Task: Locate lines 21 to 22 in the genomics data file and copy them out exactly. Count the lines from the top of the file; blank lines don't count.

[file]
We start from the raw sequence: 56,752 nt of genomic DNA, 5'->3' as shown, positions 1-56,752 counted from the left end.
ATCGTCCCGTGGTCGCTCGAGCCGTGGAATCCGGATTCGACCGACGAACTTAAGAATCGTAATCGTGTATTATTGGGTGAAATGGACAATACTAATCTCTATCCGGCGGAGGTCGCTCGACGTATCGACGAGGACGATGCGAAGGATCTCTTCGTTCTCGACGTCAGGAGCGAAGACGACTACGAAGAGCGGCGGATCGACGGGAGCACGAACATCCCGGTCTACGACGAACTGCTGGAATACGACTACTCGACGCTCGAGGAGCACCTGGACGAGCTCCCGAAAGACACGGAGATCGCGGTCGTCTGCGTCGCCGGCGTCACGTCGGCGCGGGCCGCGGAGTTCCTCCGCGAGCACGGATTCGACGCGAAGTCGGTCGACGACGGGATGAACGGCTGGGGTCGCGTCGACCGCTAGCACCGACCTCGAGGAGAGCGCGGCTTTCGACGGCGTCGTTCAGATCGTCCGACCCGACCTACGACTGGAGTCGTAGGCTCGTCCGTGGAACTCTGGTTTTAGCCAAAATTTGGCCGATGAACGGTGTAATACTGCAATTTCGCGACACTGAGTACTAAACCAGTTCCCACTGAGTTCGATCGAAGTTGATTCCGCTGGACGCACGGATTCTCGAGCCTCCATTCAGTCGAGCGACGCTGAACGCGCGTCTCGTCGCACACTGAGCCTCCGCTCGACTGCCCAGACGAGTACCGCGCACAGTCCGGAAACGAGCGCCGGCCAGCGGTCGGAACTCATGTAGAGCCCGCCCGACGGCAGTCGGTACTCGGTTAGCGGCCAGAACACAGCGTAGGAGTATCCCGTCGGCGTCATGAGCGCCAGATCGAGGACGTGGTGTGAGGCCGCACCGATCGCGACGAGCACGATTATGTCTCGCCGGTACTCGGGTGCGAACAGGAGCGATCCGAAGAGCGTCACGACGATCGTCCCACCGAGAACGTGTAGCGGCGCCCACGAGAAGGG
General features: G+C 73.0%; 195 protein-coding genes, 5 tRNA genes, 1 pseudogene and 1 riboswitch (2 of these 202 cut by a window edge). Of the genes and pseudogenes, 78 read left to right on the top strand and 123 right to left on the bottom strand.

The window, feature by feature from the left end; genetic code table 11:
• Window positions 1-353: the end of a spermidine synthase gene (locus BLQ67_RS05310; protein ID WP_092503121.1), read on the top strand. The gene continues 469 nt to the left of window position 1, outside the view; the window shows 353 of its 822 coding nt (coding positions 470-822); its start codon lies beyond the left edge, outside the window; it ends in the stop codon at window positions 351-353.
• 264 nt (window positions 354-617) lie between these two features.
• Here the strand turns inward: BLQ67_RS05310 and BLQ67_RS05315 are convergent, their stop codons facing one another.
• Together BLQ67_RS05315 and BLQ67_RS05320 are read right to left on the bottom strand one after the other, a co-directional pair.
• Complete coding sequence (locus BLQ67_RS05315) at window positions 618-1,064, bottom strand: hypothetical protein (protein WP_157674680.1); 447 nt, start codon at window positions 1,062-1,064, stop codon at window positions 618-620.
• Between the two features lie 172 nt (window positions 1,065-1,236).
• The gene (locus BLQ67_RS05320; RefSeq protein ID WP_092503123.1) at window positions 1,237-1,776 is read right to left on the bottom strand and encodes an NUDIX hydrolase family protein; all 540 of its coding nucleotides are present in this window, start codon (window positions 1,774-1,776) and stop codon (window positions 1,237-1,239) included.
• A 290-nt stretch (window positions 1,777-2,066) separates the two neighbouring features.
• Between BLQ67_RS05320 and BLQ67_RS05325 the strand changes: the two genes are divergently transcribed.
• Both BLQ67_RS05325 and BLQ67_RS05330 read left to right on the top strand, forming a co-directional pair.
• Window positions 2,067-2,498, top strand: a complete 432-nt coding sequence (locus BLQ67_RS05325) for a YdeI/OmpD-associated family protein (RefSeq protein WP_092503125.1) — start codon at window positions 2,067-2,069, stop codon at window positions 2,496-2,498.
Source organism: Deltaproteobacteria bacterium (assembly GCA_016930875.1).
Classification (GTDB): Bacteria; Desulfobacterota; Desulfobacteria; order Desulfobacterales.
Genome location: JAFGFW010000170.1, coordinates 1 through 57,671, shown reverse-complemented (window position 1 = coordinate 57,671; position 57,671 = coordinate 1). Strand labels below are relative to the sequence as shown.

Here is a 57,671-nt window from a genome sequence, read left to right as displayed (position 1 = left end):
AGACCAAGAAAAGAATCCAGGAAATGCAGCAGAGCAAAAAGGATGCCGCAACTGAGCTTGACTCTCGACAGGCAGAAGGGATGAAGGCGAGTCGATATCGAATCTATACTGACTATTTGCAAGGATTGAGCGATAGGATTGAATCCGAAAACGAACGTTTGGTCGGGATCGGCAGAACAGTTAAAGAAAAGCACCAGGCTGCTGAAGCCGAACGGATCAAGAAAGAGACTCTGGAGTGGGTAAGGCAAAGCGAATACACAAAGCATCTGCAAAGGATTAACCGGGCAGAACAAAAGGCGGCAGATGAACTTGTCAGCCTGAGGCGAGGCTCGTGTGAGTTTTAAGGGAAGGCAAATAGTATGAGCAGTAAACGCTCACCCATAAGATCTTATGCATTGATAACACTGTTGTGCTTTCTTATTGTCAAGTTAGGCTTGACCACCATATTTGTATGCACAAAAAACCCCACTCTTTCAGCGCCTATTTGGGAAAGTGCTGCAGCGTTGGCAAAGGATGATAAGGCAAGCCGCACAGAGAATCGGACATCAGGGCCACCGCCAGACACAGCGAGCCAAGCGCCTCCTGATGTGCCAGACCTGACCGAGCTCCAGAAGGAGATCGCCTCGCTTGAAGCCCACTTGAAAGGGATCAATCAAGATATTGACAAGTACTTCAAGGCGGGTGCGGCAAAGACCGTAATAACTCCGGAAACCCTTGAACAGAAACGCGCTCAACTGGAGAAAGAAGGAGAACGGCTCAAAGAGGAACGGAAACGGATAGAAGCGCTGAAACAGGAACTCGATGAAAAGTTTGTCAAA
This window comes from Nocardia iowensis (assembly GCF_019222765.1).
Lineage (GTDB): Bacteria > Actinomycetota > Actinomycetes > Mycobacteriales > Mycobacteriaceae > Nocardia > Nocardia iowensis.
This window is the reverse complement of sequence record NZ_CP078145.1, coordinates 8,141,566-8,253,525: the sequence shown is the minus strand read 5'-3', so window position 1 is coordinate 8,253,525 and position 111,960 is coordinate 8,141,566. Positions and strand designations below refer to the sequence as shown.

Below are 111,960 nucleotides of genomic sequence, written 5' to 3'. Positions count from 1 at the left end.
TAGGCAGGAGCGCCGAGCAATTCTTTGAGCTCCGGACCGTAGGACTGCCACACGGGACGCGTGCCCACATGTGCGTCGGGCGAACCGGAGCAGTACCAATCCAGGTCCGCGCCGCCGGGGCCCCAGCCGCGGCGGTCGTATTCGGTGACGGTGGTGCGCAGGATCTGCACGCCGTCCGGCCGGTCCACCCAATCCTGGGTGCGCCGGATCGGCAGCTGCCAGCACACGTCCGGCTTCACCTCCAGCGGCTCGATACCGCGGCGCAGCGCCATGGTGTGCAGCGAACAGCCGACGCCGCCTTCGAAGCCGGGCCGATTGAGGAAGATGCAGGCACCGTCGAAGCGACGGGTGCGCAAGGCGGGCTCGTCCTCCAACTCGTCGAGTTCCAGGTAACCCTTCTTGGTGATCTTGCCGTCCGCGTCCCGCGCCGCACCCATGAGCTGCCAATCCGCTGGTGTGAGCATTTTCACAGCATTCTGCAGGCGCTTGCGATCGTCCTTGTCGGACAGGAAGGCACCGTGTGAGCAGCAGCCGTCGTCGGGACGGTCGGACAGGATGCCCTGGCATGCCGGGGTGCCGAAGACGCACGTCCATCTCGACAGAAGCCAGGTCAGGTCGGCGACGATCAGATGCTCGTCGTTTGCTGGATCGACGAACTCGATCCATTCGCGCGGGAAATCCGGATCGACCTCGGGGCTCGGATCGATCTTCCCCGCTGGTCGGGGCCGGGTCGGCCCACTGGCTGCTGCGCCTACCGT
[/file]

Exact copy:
This window comes from Nocardia iowensis (assembly GCF_019222765.1).
Lineage (GTDB): Bacteria > Actinomycetota > Actinomycetes > Mycobacteriales > Mycobacteriaceae > Nocardia > Nocardia iowensis.